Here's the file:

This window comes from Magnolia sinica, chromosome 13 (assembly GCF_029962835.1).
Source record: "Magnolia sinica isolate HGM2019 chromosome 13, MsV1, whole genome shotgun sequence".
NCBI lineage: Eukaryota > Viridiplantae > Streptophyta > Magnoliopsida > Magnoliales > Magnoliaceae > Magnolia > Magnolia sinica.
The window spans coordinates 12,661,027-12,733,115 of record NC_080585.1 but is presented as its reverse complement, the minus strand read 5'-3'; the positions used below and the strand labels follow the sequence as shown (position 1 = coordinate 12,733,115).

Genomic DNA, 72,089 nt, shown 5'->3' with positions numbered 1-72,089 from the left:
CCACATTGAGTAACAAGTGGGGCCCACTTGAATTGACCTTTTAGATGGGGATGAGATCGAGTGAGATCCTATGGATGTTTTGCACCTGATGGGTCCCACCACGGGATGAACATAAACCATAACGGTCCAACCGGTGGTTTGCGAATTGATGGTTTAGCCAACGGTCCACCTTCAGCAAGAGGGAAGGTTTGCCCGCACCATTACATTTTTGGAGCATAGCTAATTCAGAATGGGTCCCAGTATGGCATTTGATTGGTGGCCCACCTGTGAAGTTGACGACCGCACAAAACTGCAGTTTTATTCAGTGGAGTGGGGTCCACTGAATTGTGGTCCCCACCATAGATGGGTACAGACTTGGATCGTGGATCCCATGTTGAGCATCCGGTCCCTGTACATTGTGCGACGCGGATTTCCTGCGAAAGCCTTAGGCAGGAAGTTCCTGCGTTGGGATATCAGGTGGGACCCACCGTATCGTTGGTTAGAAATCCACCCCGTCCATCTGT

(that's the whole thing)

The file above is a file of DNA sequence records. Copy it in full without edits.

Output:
This window comes from Magnolia sinica, chromosome 13 (assembly GCF_029962835.1).
Source record: "Magnolia sinica isolate HGM2019 chromosome 13, MsV1, whole genome shotgun sequence".
NCBI lineage: Eukaryota > Viridiplantae > Streptophyta > Magnoliopsida > Magnoliales > Magnoliaceae > Magnolia > Magnolia sinica.
The window spans coordinates 12,661,027-12,733,115 of record NC_080585.1 but is presented as its reverse complement, the minus strand read 5'-3'; the positions used below and the strand labels follow the sequence as shown (position 1 = coordinate 12,733,115).

Genomic DNA, 72,089 nt, shown 5'->3' with positions numbered 1-72,089 from the left:
CCACATTGAGTAACAAGTGGGGCCCACTTGAATTGACCTTTTAGATGGGGATGAGATCGAGTGAGATCCTATGGATGTTTTGCACCTGATGGGTCCCACCACGGGATGAACATAAACCATAACGGTCCAACCGGTGGTTTGCGAATTGATGGTTTAGCCAACGGTCCACCTTCAGCAAGAGGGAAGGTTTGCCCGCACCATTACATTTTTGGAGCATAGCTAATTCAGAATGGGTCCCAGTATGGCATTTGATTGGTGGCCCACCTGTGAAGTTGACGACCGCACAAAACTGCAGTTTTATTCAGTGGAGTGGGGTCCACTGAATTGTGGTCCCCACCATAGATGGGTACAGACTTGGATCGTGGATCCCATGTTGAGCATCCGGTCCCTGTACATTGTGCGACGCGGATTTCCTGCGAAAGCCTTAGGCAGGAAGTTCCTGCGTTGGGATATCAGGTGGGACCCACCGTATCGTTGGTTAGAAATCCACCCCGTCCATCTGT